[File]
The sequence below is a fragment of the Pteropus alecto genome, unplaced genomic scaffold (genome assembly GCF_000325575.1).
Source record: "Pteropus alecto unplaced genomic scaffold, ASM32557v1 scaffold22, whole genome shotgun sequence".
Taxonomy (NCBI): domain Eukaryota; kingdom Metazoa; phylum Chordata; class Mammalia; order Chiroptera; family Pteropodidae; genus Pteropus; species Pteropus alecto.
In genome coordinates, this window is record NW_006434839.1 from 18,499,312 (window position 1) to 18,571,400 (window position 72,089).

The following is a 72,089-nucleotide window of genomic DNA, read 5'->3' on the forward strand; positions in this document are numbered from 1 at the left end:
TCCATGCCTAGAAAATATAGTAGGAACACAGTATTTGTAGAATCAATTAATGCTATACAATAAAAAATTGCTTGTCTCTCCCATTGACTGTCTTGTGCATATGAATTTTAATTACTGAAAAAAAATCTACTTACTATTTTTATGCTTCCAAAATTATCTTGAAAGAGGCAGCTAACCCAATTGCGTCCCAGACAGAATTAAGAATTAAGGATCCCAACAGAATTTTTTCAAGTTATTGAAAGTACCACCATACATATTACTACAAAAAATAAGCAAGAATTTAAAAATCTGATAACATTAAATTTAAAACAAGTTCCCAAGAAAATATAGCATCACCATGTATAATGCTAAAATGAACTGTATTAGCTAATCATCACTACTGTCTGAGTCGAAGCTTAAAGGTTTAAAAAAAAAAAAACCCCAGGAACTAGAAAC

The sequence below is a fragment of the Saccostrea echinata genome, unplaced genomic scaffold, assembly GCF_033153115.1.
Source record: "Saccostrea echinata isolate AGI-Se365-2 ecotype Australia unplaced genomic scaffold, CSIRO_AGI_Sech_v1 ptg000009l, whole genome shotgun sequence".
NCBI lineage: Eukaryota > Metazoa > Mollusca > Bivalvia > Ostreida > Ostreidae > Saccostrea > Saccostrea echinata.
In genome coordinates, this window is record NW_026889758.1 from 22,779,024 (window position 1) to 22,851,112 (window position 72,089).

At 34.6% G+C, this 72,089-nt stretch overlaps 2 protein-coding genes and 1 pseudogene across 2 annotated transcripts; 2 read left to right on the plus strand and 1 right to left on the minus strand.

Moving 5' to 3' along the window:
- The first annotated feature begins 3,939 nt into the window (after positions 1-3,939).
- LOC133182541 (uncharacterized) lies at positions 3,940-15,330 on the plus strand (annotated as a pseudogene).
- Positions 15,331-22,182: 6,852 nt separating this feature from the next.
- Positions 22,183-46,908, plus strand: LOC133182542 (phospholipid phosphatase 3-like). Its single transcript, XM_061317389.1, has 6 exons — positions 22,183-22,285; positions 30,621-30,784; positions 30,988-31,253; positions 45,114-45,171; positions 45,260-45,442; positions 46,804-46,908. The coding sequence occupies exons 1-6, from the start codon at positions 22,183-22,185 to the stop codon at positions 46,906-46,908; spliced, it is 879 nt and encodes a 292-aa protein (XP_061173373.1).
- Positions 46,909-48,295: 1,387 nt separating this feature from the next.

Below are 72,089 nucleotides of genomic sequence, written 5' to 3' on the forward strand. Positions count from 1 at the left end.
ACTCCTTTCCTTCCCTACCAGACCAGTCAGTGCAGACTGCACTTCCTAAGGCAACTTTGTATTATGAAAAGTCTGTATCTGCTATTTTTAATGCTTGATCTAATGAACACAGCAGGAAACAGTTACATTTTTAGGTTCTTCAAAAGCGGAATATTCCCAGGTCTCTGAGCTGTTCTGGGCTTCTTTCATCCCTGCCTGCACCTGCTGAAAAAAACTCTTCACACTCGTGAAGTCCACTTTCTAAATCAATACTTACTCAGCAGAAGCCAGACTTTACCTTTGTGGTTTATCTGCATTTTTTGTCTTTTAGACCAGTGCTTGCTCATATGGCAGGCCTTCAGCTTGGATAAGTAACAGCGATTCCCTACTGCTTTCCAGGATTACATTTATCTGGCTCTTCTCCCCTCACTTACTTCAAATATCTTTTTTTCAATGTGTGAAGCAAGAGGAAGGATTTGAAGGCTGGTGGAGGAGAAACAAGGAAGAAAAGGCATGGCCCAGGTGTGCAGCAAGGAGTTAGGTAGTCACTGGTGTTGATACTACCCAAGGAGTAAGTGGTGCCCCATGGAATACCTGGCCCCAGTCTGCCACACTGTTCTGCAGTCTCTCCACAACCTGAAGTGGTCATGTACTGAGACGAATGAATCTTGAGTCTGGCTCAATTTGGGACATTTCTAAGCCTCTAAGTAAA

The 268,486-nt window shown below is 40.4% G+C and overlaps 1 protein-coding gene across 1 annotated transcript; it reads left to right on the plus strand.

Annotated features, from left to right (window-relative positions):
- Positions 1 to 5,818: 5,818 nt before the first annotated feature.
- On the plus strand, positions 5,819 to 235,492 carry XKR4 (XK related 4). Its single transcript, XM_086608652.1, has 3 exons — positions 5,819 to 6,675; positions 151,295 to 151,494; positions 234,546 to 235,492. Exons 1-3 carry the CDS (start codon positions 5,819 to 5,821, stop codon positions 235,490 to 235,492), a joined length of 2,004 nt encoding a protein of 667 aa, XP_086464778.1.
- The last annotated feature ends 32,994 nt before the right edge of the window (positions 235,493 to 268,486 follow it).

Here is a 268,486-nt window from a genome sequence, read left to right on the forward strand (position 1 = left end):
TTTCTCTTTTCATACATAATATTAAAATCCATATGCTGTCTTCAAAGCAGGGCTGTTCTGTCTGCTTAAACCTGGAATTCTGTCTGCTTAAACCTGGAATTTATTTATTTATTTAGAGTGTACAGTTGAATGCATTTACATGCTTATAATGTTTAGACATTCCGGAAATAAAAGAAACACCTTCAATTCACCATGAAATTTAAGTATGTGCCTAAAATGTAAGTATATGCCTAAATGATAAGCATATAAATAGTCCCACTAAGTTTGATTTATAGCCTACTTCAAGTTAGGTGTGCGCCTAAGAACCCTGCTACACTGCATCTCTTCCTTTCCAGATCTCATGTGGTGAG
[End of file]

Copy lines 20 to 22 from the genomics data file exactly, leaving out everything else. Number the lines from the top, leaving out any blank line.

The 268,486-nt window shown below is 40.4% G+C and overlaps 1 protein-coding gene across 1 annotated transcript; it reads left to right on the plus strand.

Annotated features, from left to right (window-relative positions):
- Positions 1 to 5,818: 5,818 nt before the first annotated feature.